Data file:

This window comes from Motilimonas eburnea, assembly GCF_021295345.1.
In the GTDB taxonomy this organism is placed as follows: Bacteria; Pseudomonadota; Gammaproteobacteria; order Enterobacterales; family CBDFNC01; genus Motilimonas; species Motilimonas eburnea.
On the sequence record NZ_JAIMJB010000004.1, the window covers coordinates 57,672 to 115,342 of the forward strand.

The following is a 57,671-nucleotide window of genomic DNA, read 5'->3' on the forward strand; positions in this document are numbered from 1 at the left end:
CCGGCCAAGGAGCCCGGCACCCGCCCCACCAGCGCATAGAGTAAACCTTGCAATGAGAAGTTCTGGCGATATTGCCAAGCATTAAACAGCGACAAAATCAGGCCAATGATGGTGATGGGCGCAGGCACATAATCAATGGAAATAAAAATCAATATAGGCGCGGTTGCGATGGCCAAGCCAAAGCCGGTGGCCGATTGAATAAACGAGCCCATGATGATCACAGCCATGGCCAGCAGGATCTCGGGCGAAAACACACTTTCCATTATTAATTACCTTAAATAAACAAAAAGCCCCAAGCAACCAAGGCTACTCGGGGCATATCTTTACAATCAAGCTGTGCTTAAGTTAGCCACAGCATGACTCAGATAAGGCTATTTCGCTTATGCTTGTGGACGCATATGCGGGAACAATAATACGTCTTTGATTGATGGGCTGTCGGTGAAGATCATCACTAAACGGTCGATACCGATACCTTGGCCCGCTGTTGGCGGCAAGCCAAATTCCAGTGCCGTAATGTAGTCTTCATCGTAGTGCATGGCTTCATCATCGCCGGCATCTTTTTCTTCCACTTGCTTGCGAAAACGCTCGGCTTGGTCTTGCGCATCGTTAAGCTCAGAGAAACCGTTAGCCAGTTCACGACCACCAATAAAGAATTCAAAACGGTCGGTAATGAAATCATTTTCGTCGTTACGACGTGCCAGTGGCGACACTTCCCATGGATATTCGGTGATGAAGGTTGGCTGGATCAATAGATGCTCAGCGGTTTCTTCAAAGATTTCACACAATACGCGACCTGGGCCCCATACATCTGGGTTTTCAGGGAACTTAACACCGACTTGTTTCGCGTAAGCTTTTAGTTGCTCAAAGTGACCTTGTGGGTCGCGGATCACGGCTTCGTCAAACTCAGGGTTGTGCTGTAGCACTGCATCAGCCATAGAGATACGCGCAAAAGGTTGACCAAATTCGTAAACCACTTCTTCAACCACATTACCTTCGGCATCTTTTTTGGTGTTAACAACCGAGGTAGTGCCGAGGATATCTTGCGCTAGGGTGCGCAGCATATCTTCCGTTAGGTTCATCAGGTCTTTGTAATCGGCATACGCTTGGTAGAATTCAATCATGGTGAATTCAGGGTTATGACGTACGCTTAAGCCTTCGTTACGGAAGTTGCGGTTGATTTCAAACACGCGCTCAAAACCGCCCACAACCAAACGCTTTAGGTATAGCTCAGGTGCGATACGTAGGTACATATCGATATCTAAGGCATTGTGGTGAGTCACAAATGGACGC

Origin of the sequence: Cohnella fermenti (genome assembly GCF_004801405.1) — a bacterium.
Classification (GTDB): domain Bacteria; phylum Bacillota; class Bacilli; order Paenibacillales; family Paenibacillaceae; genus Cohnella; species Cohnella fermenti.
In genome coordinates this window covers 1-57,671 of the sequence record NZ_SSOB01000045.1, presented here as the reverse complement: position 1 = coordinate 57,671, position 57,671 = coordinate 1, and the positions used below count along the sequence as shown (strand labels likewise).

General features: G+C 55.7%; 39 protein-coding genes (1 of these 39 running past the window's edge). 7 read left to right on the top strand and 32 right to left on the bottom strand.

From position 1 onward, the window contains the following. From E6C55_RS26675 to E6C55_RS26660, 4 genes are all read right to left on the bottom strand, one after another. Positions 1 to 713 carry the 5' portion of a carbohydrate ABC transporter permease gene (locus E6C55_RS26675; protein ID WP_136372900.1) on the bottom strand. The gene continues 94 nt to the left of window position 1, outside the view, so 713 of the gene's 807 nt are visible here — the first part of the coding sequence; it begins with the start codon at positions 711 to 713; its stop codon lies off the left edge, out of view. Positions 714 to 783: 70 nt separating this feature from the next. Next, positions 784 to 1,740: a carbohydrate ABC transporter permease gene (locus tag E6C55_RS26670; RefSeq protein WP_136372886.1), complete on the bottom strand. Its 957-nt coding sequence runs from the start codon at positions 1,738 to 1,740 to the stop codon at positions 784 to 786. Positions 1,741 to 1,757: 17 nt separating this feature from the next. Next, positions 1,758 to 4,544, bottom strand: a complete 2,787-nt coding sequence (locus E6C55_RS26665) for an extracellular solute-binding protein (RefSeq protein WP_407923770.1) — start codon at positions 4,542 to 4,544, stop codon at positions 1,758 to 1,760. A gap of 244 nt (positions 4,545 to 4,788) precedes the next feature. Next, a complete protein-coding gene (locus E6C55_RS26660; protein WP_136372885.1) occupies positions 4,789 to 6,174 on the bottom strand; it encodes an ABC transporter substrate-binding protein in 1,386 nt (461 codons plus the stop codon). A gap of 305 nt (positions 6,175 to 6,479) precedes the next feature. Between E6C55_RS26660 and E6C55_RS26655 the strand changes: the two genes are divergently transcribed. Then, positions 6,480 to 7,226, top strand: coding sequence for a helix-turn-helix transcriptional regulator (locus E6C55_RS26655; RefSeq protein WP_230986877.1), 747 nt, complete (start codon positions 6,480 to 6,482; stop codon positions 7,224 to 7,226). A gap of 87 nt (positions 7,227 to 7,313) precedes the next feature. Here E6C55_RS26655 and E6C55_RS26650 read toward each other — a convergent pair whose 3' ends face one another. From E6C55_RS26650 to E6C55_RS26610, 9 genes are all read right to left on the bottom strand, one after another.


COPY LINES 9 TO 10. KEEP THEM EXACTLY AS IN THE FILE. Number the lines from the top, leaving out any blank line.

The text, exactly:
General features: G+C 55.7%; 39 protein-coding genes (1 of these 39 running past the window's edge). 7 read left to right on the top strand and 32 right to left on the bottom strand.

From position 1 onward, the window contains the following. From E6C55_RS26675 to E6C55_RS26660, 4 genes are all read right to left on the bottom strand, one after another. Positions 1 to 713 carry the 5' portion of a carbohydrate ABC transporter permease gene (locus E6C55_RS26675; protein ID WP_136372900.1) on the bottom strand. The gene continues 94 nt to the left of window position 1, outside the view, so 713 of the gene's 807 nt are visible here — the first part of the coding sequence; it begins with the start codon at positions 711 to 713; its stop codon lies off the left edge, out of view. Positions 714 to 783: 70 nt separating this feature from the next. Next, positions 784 to 1,740: a carbohydrate ABC transporter permease gene (locus tag E6C55_RS26670; RefSeq protein WP_136372886.1), complete on the bottom strand. Its 957-nt coding sequence runs from the start codon at positions 1,738 to 1,740 to the stop codon at positions 784 to 786. Positions 1,741 to 1,757: 17 nt separating this feature from the next. Next, positions 1,758 to 4,544, bottom strand: a complete 2,787-nt coding sequence (locus E6C55_RS26665) for an extracellular solute-binding protein (RefSeq protein WP_407923770.1) — start codon at positions 4,542 to 4,544, stop codon at positions 1,758 to 1,760. A gap of 244 nt (positions 4,545 to 4,788) precedes the next feature. Next, a complete protein-coding gene (locus E6C55_RS26660; protein WP_136372885.1) occupies positions 4,789 to 6,174 on the bottom strand; it encodes an ABC transporter substrate-binding protein in 1,386 nt (461 codons plus the stop codon). A gap of 305 nt (positions 6,175 to 6,479) precedes the next feature. Between E6C55_RS26660 and E6C55_RS26655 the strand changes: the two genes are divergently transcribed. Then, positions 6,480 to 7,226, top strand: coding sequence for a helix-turn-helix transcriptional regulator (locus E6C55_RS26655; RefSeq protein WP_230986877.1), 747 nt, complete (start codon positions 6,480 to 6,482; stop codon positions 7,224 to 7,226). A gap of 87 nt (positions 7,227 to 7,313) precedes the next feature. Here E6C55_RS26655 and E6C55_RS26650 read toward each other — a convergent pair whose 3' ends face one another. From E6C55_RS26650 to E6C55_RS26610, 9 genes are all read right to left on the bottom strand, one after another.